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Julia at NIPS and the Future of Machine Learning Tools

15 Nov 2018 | Dhairya Gandhi

We are excited to share several research papers on the Julia and Flux machine learning ecosystem, to be presented at the NIPS Systems for ML Workshop. Since initially proposing the need for a first-class language and ecosystem for machine learning (ML), we have made considerable progress, including the ability to take gradients of arbitrary computations by leveraging Julia’s compiler, and compiling the resulting programs to specialized hardware such as Google’s Tensor Processing Units.

Here we talk about these papers and the projects that have brought these to life, namely: Flux.jl [paper], Zygote.jl [paper] and XLA.jl [paper].

Flux.jl is a library that gives a fresh take on machine learning as it exposes powerful tools to the user in a non-intrusive manner while remaining completely hackable, right to its core.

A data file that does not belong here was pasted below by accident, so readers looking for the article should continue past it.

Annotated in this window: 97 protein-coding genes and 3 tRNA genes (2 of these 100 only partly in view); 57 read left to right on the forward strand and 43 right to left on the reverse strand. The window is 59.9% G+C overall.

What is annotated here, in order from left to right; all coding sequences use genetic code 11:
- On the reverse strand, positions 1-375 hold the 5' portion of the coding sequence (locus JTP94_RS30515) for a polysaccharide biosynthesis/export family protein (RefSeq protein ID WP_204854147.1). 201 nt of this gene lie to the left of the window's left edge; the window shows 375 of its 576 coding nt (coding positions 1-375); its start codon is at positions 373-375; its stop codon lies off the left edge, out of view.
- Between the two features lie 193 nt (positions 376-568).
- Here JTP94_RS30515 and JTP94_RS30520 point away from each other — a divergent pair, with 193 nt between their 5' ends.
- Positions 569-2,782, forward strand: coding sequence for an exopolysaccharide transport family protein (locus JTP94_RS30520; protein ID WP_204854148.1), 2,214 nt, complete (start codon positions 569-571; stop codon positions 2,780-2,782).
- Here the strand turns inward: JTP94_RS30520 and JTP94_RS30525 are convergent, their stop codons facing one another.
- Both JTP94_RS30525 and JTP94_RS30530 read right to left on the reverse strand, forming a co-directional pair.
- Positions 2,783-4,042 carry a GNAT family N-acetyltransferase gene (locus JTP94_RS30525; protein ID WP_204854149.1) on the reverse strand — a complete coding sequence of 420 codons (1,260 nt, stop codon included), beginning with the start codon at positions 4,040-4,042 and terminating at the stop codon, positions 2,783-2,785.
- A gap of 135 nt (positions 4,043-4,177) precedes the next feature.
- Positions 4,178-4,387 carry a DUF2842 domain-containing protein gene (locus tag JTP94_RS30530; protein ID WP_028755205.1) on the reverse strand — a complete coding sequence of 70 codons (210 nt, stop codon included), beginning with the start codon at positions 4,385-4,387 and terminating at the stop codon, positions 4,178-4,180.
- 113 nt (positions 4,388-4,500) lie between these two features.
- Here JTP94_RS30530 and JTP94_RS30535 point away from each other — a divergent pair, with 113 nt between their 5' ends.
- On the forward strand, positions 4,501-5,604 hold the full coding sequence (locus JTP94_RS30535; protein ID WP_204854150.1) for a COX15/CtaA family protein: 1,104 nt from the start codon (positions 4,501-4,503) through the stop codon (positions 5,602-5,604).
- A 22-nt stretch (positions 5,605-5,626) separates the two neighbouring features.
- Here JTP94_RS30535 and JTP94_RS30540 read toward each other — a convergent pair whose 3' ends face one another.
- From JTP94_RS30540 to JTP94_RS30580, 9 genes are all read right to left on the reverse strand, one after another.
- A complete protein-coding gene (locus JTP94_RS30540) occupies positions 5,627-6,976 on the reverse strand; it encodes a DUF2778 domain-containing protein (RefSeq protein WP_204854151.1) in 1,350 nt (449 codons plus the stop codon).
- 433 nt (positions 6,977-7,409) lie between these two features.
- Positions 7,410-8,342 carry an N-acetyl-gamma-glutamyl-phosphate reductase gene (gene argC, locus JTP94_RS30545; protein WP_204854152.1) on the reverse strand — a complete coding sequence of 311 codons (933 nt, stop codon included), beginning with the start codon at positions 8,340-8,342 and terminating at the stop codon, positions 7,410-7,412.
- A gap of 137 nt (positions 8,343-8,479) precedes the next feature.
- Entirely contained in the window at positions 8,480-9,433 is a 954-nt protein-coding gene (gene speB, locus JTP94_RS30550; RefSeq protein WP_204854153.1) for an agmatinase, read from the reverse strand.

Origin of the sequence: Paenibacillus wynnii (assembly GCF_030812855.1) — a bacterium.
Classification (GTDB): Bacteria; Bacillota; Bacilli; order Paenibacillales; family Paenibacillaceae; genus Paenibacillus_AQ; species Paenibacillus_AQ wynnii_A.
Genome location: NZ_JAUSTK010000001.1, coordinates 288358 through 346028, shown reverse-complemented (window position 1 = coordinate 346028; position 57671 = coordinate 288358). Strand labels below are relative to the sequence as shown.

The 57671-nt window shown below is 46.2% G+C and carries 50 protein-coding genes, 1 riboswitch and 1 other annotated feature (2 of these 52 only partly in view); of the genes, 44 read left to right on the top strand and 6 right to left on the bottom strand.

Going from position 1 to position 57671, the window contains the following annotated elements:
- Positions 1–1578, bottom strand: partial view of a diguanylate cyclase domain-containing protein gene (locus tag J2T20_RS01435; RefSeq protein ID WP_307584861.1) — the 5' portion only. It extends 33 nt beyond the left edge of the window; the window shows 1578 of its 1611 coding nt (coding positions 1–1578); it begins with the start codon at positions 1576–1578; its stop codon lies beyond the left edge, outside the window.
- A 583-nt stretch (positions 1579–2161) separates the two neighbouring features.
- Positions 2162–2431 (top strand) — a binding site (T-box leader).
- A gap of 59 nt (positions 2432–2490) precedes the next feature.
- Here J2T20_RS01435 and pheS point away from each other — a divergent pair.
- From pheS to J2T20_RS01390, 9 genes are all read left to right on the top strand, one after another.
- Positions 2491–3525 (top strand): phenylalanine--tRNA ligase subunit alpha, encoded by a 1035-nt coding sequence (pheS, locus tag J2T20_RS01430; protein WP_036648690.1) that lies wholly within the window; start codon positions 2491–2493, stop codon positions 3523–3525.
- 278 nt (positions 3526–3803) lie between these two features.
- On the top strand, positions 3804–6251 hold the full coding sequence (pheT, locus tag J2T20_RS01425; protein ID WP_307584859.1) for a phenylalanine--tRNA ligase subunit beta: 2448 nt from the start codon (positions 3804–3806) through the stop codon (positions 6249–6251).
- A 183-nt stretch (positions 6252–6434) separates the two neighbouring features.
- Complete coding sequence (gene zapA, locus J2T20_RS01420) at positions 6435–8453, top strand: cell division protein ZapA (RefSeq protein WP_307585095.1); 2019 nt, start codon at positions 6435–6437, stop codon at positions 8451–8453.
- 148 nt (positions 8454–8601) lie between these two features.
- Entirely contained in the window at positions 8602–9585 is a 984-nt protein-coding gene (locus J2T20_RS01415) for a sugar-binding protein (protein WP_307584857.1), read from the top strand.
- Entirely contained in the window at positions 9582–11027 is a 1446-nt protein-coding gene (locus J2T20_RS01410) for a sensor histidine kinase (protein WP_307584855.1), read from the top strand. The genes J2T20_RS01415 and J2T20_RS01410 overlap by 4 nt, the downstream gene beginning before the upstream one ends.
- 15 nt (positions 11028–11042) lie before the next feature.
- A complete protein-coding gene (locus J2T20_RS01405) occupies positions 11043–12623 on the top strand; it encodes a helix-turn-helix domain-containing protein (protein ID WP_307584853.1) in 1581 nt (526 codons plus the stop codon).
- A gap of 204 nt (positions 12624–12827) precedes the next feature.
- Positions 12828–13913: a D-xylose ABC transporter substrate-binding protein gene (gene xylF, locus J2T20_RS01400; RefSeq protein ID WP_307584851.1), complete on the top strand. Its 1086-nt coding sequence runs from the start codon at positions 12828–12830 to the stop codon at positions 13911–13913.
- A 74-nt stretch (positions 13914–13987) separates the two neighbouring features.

“Careful design of the underlying automatic differentiation allows freely mixing mathematical expressions, built-in and custom layers and algorithms with control flow in one model. This makes Flux unusually easy to extend to new problems.”

Flux plays nicely with the entire Julia ecosystem, leveraging Julia’s multiple dispatch to make sharing types and data between Flux and many widely used array types transparent (eg. CuArrays for effortless translation of models and data to the GPU). It even lets users extend Julia’s compiler and write custom GPU kernels within the same program.

In the Flux paper, we demonstrate the ease with which one is able to take advantage of the underlying ecosystem to express ideas and complicated thoughts. One example is how Flux models can be learned with custom training loops that can house arbitrary logic, including more complex gradient flows than a typical machine learning framework might support.

for x, c, d in training_set
    c_hat, d_hat = model(x)
    c_loss = loss(c_hat, y) + λ*loss(d_hat, 1 - d)